Movie Review: ‘Girl In Progress’
For Mother’s Day, if you’re in the mood for a film that will make you think about mom and everything she put up with while you were going through that rebellious stage during your teenage years, there may be better options out there than Girl In Progress. However, if you want to see a film that is a bit more realistic than your typical tearjerker, mother/daughter bonding film, then Girl In Progress is more likely to make you go, “Now that’s refreshing.”
Grace (Eva Mendes) plays the mother to 17-year-old Ann (Cierra Ramirez). And before I continue, you read that right—Eva Mendes is old enough to be a mom to a 17-year-old. Grace is not your typical mom—she’d rather party, go out with her married boyfriend (Matthew Modine), and is too busy working wo spend any time with Ann. Ann appears to be the more responsible of the two—until she takes a coming of age assignment very literally. She begins to smoke, changes her hairstyle, the way she dresses, and wins the acceptance of the cooler kids by stealing hall passes, getting them alcohol, even alienating her less cooler best friend. This is all calculated and planned out, none of this comes about organically. To top her real life coming of age story, she has on her agenda plans to lose her virginity to the coolest guy at school. Grace meanwhile barely notices the change until Ann begins showing her disrespect. Grace is all about Grace until a serious incident involving Ann leads to the both of them to starting to realize that they need to get their act together.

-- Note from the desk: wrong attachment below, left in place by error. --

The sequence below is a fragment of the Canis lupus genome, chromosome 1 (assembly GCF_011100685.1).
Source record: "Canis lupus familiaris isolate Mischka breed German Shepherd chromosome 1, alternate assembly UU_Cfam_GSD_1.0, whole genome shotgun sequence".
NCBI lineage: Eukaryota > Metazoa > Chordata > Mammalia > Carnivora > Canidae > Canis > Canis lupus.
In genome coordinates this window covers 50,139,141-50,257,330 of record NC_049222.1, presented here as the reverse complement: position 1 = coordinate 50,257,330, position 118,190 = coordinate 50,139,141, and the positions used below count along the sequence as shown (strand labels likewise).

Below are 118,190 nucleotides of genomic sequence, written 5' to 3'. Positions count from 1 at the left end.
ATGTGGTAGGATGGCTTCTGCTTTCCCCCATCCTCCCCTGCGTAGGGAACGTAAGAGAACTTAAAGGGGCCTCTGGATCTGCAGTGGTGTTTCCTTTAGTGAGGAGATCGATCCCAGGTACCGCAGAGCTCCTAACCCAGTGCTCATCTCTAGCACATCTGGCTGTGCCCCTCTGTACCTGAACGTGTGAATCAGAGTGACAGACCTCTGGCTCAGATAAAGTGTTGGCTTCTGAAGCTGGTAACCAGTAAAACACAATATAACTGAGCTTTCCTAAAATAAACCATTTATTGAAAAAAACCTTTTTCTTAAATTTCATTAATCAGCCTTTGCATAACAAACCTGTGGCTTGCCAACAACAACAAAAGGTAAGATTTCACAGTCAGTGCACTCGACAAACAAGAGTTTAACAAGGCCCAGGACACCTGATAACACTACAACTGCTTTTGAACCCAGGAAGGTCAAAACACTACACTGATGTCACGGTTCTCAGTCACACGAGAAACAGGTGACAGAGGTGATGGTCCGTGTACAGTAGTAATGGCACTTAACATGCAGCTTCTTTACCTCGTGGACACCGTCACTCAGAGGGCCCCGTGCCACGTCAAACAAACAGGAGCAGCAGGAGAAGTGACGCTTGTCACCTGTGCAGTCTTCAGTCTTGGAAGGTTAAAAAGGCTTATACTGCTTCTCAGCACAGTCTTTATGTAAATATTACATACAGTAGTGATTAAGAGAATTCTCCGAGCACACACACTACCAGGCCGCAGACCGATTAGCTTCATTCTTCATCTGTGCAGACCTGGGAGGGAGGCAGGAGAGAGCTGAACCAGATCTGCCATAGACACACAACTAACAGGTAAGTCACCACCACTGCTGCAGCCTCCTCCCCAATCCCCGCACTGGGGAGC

While the film moves along fairly quickly to show the development of each of the characters (we see Grace going from her partying ways to being more of a concerned mother while Ann goes from being the invisible new girl at school to gaining maturity from her experiment gone wrong), the relationship between the two always remain front and center. This is not an Eva Mendes starring vehicle but a true character driven dramedy that explores the modern mother/daughter relationship. It’s mostly Latino cast and Latina director (Patricia Riggen) do a nice job of not making this a Latino film but a film for all to relate to. It’s a not too predictable, warm family film. With that said, Grace’s interaction with her new popular friends just comes across as lame, whereas her relationship with her best friend Tavita (Raini Rodriguez) gets lost due to too many issues facing Ann and Grace not to mention their own issues with each other. A tighter, less busier script would have sufficed. Still, it’s sweet and charming enough to recommend but I’d definitely wait until it’s out on DVD. –Rob P